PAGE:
14.Qe5 Bxd5 15.Qxd5 Qb1+ 16.Kd2 Qxb2+ 17.Ke3 Qxc3+ 18.Kf4 Rd8 19.Qxb5 g6?! Better 19...Qb3 20.Qh5 g6 21.Qd5 Qb8+ 22.Kg4 h5+ 23.Kh3 Qf4 24.g3 Qf5+ 25.Qxf5 gxf5 26.e3 d5 27.Nd4 with some advantage to White. 20.e4? The position is too complicated for both players; better 20.Kg3 h6 21.Kh3! +/-. 20...Bh6+? The simple 20...h6 leads to a black advantage: 21.Bxc4 g5+ 22.Kg3 gxh4+ 23.Kh3 h5 24.Rd1 a6! 25.Qxa6 Rh6 26.Qb5 e6=/+. 21.Kg4 Rc8 22.Qd5 e6. 22...Rf8 with an unclear play. 23.Qd6 g5! 24.Ne5 Rd8
25.Bg3?? 25.Nxd7 Rxd7 26.Qxe6+ Kd8 27.Bg3 Bg7 28.Bxc4 h5+ 29.Kxg5 Rf8 30.Kh4 Rf6 31.Qg8+ Rf8 32.Qe6=. 25...Bf8-+ 26.Qc7 h5+ 27.Kxg5 Be7+ 28.Kg6.
28...0-0?? Castle for opposition! After 28...Qd2! 29.f4 h4 30.Nf3 Qc3 Black wins. 29.f4?? 29.Qxc4+- Qb2 30.Kxh5 Rxf2 31.Qd3, and now White wins! 29...h4?? 29...Qe3! with mate. 30.Bxc4?? 30.Qxc4 Qxc4 31.Bxc4 Rf6+ 32.Kh5 hxg3 33.hxg3 Rc8-/+. 30...Rf6+ 31.Kh5
31...hxg3?? The last mistake. After 31...Kh7! Black wins. 32.Bxe6+ Kg7 33.Qxc3 Rxe6 34.Kg4 Bf6 35.hxg3 Rg8 36.Kf3 Rf8 37.Ke3 d6 38.Qc7+ 1–0. An incredible game!
Two girls were found in the main and strongest B18 tournament: WFM Sopiko Guramishvili, 2273, from Georgia and WIM Valentina Golubenko, 2316, awaiting the WGM title and representing the Croatian Chess Federation now.
WFM Sopiko Guramishvili 2273, playing in the B18 group
Likely, Sopiko decided to getting more experienced in men's chess after her unhappy first round in the Dresden Women's European Championship, when she had a winning position vs GM Hoang Thanh Trang but managed to lose it. As to Valentina she came back to the boys' section after an eight-year interval, when she played together with Portuguese girl Ana Filipa Baptista in the World Championship B10 in Spain, 1999, and shared the sixth place among 100 participants.
IM Sabino Brunello, 2475, (right) vs WIM Valentina Golubenko 2316. In the 88 move struggle after five and a half hours Black won.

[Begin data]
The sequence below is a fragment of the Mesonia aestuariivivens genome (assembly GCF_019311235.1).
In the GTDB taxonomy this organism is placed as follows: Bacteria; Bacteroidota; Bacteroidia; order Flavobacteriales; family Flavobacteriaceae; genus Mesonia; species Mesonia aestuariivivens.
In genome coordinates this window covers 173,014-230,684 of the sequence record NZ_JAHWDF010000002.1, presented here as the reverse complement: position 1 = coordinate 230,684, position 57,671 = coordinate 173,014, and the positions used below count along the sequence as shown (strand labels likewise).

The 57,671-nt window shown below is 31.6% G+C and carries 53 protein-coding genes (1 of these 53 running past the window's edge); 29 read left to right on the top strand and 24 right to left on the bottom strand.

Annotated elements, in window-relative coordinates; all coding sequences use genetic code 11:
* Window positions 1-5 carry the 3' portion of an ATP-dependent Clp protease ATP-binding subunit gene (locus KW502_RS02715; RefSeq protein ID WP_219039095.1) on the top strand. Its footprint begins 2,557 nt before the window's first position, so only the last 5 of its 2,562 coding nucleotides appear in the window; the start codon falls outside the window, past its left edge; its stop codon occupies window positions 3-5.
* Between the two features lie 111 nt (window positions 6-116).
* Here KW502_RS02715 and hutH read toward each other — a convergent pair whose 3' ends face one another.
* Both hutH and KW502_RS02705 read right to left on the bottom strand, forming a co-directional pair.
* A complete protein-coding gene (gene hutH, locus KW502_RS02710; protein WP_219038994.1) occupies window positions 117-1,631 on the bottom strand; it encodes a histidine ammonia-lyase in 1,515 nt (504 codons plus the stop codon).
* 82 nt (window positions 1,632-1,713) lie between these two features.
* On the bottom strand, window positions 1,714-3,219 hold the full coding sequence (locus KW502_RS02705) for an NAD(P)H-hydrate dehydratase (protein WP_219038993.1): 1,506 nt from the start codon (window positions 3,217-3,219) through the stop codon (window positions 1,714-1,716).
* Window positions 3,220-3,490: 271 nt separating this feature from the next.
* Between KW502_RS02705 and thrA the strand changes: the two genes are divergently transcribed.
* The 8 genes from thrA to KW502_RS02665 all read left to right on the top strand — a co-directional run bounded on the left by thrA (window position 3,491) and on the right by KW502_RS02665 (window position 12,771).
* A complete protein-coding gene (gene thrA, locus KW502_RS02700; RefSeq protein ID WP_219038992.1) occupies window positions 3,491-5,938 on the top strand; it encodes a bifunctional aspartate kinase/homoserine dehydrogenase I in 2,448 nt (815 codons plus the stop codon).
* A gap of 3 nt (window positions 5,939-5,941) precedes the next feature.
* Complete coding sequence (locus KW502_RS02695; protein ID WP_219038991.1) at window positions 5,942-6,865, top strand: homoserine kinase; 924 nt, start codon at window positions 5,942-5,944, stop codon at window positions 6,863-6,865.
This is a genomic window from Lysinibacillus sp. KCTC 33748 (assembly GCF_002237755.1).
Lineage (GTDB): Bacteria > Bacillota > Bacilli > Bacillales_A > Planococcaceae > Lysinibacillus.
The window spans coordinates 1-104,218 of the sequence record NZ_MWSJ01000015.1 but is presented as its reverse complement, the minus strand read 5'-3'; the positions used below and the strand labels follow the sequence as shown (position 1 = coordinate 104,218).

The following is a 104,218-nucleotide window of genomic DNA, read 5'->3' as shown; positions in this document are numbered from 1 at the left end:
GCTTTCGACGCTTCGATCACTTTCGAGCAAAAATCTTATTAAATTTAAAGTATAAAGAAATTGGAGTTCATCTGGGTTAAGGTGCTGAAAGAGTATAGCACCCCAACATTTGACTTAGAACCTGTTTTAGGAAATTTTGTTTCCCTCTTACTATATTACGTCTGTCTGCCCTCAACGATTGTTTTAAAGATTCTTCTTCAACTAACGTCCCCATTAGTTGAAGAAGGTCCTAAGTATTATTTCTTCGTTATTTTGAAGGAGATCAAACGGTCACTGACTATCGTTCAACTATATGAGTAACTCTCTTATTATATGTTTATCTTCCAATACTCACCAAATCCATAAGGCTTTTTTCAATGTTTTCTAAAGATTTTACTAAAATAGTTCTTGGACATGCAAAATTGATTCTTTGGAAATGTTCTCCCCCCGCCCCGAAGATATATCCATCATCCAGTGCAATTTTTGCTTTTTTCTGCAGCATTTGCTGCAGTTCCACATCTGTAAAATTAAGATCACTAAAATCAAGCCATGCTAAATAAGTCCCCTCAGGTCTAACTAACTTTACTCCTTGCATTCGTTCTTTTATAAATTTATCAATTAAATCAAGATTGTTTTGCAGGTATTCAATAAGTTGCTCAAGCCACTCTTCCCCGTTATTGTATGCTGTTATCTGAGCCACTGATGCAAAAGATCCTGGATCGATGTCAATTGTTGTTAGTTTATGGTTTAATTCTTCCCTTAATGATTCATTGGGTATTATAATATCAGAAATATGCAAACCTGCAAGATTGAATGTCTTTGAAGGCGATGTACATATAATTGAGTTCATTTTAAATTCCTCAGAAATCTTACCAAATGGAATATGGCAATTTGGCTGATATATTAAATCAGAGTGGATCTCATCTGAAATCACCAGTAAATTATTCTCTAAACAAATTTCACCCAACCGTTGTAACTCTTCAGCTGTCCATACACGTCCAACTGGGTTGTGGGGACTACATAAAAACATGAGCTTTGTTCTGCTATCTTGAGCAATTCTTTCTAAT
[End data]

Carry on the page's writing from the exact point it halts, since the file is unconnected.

Ana Filipa also played in Sibenik and took 20th place in the G18 group with five points:
Ana Filipa Baptista (POR) 2055
The last round in the G18 section was unbelievably black for White: they lost all the eight first boards!
The winners of all 10 groups are:
G10: Cecile Haussernot (FRA) 1809, 7.5/ 9, alone
The fifth round, and a decisive game for the first place: Anna Styazhkina (RUS) 1869-Cecile Haussernot (FRA) 1809. Cecile won.
G12: Aleksandra Lach (POL) 2016, 7/ 9, sharing with Anna Iwanow 1906, also from Poland:
Aleksandra Lach 2016 vs WFM Diana Samigullina (RUS) 2087 in a very important game of the 5th round. Aleksandra won.
G14: WFM Nazi Pakidze (GEO), 2230, 7.5/9, alone
G16: WFM Kubra Ozturk (TUR), 2167, 7.5/9, alone.
The name is on the shirt: Kübra Öztürk
G18: WIM Inna Ivakhinova (RUS) 2251, 7.5/9, alone.
Inna in the first round. Who knew she'd be a winner?
B10: Kirill Alekseenko (RUS) 2056, 7.5/9, alone.
B12: FM Illya Nyzhnyk (UKR) 2341, 8.5/9! Naturally alone.
Boy wonder: Illya Nyzhnyk, just ten years old, scored 8.5/9 in the under 12 section
B14: IM Sanan Sjugirov (RUS) 2407, 8.5/9, alone.
B16: Vugar Rasulov (AZE) 2297, 7.5/9, alone.
And to the glory of Croatia in the B18 group, the strongest and most prestigious: IM Ivan Saric (CRO) 2442, 7 points out of 9, sharing with IM Romain Edouard (FRA) 2483 and IM Aleksandr Rakhmanov (RUS) 2489:
IM Ivan Saric in his extreme expedition to victory
Chief Arbiter Vladimir Sakotic: managing 758 players and still has time to relax
Herculean task: Ratomir Petrov (left) and Andrija Babic entering the games
About the author
Dr Valery Golubenko was born in 1961. In 1978 he proposed his own definition of the unit of imaginary numbers in higher mathematics, and in 1991 he completed a PhD in mathematics and database search.
Valery was the Champion of Estonia in rapid chess from 1993–1995, and three times winner on board one in Estonian Team Championships, in 1986 (ahead of Jaan Ehlvest and Lembit Oll), 2003, and 2004. He is married and has two daughters.
Valery Golubenko runs the Chess Club Diagonaal, Kohtla-Järve, Estonia.